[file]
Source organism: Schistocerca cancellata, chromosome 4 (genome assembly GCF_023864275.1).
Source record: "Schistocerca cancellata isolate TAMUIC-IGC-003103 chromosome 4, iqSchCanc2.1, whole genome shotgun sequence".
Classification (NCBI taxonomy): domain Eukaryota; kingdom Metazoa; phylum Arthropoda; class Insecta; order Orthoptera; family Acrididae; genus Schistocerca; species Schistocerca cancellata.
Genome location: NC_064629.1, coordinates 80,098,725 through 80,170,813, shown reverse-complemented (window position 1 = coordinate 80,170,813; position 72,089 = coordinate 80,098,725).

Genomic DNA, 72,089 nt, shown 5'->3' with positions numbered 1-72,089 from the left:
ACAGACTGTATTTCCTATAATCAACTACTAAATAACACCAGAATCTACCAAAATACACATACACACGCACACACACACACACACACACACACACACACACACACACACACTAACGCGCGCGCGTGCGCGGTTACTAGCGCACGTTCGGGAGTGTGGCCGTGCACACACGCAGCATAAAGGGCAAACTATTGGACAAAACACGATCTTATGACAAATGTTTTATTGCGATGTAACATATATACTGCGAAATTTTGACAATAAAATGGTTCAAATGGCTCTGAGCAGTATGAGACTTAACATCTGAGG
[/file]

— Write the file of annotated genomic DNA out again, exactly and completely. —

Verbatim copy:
Source organism: Schistocerca cancellata, chromosome 4 (genome assembly GCF_023864275.1).
Source record: "Schistocerca cancellata isolate TAMUIC-IGC-003103 chromosome 4, iqSchCanc2.1, whole genome shotgun sequence".
Classification (NCBI taxonomy): domain Eukaryota; kingdom Metazoa; phylum Arthropoda; class Insecta; order Orthoptera; family Acrididae; genus Schistocerca; species Schistocerca cancellata.
Genome location: NC_064629.1, coordinates 80,098,725 through 80,170,813, shown reverse-complemented (window position 1 = coordinate 80,170,813; position 72,089 = coordinate 80,098,725).

Genomic DNA, 72,089 nt, shown 5'->3' with positions numbered 1-72,089 from the left:
ACAGACTGTATTTCCTATAATCAACTACTAAATAACACCAGAATCTACCAAAATACACATACACACGCACACACACACACACACACACACACACACACACACACACACACTAACGCGCGCGCGTGCGCGGTTACTAGCGCACGTTCGGGAGTGTGGCCGTGCACACACGCAGCATAAAGGGCAAACTATTGGACAAAACACGATCTTATGACAAATGTTTTATTGCGATGTAACATATATACTGCGAAATTTTGACAATAAAATGGTTCAAATGGCTCTGAGCAGTATGAGACTTAACATCTGAGG